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Honorable Mention Places: Graveyard ("I cannot describe the eerie feeling I had when I walked in on this scene. I followed a massive storm front several 100 kilometers hoping to capture something special but this blew my mind. The surreal milky green water is a natural phenomenon caused by electromagnetic activity from the lightning hitting the waters surface. There was no rain where I was and not much wind either but in the distance the sky was charged and angry subjecting its wrath over the graveyard of dead trees in this normally very dry lakebed. I was able to capture a series of unique images this being one of the best.") Julie Fletcher/National Geographic Photo Contest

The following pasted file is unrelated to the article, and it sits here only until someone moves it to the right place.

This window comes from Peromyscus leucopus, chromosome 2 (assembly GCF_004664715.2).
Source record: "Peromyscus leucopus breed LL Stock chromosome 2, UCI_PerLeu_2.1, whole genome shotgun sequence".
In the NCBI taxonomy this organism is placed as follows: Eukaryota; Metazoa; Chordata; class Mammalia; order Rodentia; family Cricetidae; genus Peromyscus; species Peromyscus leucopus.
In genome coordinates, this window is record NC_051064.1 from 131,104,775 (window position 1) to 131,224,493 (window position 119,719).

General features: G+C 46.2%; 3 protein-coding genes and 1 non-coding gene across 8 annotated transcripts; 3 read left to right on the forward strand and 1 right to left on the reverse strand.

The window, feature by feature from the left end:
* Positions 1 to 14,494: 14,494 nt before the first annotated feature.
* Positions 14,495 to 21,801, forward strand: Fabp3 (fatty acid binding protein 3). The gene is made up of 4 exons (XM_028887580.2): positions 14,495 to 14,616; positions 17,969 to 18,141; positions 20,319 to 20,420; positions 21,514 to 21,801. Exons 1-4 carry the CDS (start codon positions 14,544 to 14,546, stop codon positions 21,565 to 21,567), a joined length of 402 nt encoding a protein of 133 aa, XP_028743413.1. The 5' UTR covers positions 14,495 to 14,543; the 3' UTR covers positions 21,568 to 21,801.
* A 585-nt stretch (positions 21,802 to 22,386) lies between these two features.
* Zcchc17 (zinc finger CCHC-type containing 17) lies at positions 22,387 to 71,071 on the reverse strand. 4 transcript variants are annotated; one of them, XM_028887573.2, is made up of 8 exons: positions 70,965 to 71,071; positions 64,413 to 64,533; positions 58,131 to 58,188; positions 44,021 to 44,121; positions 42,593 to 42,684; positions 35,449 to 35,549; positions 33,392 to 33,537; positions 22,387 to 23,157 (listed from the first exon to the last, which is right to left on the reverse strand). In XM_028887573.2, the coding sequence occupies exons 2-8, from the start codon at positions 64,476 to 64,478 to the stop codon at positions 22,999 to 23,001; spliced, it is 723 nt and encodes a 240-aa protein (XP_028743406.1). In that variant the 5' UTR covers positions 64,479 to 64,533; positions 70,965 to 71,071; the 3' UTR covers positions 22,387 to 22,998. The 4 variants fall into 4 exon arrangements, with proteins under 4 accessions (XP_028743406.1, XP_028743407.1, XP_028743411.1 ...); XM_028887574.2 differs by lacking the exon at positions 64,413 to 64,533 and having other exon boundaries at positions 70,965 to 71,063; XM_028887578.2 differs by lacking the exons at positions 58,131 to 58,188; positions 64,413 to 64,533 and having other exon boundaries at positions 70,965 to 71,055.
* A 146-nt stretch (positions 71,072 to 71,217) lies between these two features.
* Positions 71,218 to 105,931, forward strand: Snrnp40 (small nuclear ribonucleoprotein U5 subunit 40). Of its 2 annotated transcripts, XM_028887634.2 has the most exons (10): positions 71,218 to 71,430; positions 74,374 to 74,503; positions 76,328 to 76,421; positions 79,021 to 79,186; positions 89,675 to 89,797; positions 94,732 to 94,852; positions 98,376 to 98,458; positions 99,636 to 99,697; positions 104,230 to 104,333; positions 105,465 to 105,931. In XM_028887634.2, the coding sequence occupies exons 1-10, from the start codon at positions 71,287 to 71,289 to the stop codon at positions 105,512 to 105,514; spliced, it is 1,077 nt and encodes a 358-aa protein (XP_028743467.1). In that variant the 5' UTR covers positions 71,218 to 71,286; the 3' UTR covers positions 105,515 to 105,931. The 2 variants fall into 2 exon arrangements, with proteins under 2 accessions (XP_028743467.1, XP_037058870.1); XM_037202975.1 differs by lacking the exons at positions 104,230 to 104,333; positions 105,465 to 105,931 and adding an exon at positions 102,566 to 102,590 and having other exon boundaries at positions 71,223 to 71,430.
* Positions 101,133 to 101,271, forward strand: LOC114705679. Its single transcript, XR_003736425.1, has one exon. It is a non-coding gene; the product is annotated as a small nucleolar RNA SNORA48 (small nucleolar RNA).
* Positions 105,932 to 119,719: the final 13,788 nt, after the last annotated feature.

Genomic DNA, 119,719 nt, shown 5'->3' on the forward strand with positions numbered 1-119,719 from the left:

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Honorable Mention People: Arabic in Gambia ("Arabic born in one of the biggest city in the World, New York. Right in the middle of the Bronx she grow and go to school. As she's 13 years old, her Father decides to send her to her family in a small town named Bajakunda. Now she lives here without electricity and a two hours bus drive away from the next city. Working every day from early morning til late night. No chance to leave this country. Arabic is the only person in this small town whit an official American Passport, everybody dream about that one but she can’t use it anymore because of family tradition.") Bisig Maurin/National Geographic Photo Contest